An Australian court on Friday heard an unprecedented case brought by a nursing home seeking advice on whether it can stop feeding a paralysed man who has begged to be allowed to die.
Christian Rossiter, 49, developed spastic quadriplegia after separate accidents in which he fell 30 metres (100 feet) from a building and was then hit by a car whilst riding his bicycle.
"I'm Christian Rossiter and I'd like to die. I am a prisoner in my own body. I can't move. I can't even wipe the tears from my eyes," he told reporters this week. "I have no fear of death, just pain. I only fear pain."
Brightwater Care Group, which administers Rossiter's round-the-clock care in a Perth nursing home, on Friday sought a Western Australia Supreme Court ruling on whether it could comply with his wishes.
"(The requests) place Brightwater in a position of conflict between its duty of care and its obligation to respect Mr. Rossiter's request, and raises complex issues at law," lawyers for the group said.
A ruling in Rossiter's favour would set a landmark legal precedent in Australia, where euthanasia is a crime punishable in some states by life in prison for those convicted of assisting it.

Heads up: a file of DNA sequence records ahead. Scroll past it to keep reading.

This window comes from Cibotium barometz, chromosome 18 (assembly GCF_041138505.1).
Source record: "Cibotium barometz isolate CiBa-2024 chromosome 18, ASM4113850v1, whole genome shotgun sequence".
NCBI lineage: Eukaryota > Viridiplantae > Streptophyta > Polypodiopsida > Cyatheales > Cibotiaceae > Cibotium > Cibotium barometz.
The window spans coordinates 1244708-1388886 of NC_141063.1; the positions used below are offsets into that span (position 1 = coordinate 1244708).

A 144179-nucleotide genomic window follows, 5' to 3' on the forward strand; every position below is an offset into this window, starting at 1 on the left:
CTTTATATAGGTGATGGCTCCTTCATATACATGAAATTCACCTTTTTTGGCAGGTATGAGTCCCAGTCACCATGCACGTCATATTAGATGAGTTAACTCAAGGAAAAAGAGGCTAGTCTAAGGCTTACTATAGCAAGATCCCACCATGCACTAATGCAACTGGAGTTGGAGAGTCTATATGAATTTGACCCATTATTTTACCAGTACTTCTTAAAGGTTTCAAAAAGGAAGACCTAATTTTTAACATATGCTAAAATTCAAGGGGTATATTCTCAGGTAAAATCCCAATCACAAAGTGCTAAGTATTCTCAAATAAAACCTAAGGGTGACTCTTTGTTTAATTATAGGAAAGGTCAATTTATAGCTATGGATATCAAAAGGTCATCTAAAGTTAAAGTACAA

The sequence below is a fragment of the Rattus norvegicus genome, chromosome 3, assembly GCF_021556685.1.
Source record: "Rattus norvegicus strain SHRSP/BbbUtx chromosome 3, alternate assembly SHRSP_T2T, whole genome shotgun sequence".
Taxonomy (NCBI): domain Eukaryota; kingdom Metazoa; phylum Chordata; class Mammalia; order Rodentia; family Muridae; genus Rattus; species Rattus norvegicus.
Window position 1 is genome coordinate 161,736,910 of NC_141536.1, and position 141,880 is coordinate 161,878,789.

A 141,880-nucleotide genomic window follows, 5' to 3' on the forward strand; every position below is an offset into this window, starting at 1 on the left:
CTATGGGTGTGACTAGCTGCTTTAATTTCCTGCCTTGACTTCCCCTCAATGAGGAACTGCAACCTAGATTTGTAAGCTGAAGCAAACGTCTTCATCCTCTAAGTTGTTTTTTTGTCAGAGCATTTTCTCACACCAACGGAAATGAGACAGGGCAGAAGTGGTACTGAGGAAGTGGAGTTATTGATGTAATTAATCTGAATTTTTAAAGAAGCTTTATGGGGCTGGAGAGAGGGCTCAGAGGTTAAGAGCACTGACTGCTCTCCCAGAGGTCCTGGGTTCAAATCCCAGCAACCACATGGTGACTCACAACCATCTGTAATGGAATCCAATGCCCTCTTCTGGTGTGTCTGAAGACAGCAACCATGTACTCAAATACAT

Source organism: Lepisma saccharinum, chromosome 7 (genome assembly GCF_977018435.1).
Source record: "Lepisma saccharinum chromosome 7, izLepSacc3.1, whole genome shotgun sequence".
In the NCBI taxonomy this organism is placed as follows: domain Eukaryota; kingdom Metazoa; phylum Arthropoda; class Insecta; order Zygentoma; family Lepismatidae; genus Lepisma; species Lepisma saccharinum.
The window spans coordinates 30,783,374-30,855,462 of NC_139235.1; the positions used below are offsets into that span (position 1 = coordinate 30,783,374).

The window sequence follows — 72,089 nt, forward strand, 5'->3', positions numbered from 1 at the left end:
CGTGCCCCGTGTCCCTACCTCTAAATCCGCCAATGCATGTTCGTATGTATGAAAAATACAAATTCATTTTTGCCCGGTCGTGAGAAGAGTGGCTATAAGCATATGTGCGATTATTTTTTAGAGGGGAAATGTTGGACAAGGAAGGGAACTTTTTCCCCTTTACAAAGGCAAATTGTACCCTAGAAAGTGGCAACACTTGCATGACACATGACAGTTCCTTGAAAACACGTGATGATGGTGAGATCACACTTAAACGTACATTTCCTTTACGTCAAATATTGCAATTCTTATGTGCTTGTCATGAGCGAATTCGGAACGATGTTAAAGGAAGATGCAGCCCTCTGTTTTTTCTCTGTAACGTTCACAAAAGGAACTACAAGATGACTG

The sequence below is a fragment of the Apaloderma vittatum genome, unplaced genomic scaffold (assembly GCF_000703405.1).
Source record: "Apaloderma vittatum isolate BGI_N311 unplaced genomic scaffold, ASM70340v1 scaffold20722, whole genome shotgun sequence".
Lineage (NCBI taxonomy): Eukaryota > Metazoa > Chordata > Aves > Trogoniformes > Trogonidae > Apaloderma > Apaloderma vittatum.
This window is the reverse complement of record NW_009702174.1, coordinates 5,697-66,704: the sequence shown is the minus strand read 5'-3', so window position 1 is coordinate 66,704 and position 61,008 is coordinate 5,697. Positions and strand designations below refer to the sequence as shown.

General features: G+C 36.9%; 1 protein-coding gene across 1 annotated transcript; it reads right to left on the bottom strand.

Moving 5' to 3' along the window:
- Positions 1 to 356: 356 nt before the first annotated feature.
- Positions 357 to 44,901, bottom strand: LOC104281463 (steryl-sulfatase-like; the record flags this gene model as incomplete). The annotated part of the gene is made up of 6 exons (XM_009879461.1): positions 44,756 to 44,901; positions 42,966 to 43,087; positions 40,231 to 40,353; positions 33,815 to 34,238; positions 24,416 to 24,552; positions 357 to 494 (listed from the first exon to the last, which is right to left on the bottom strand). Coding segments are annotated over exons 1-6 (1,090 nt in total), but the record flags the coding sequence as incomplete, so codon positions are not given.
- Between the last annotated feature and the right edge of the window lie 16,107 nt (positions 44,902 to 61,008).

Australia sparked international controversy in 1995 when the Northern Territory's provincial government legalised euthanasia.
Renowned euthanasia advocate Philip Nitschke helped four people to die in the nine months before the national government intervened to overturn the law in 1996.
Rossiter, an outdoor enthusiast who loved rock-climbing, hiking and cycling before his final accident in 2004, is also demanding the court convene at his bedside so it can register the full extent of his condition.
"I believe (quadriplegics) should be allowed to exercise their freedom of choice but my choice is to die," he said.
"I have to be fed through a tube and I have to have my nutrients piped into my stomach," Rossiter added.
"I can't wipe my own bottom. I'm fed suppositories every three days to induce me to open my bowels and it?s a very painful process that can take six to eight hours," he added.
Nitschke, the controversial head of the euthanasia group Exit International who has been dubbed "Doctor Death," said Rossiter's case was highly important to the campaign for legally assisted suicides.
Wayne Martin, chief judge of Western Australia state, set the case down for hearing next Friday.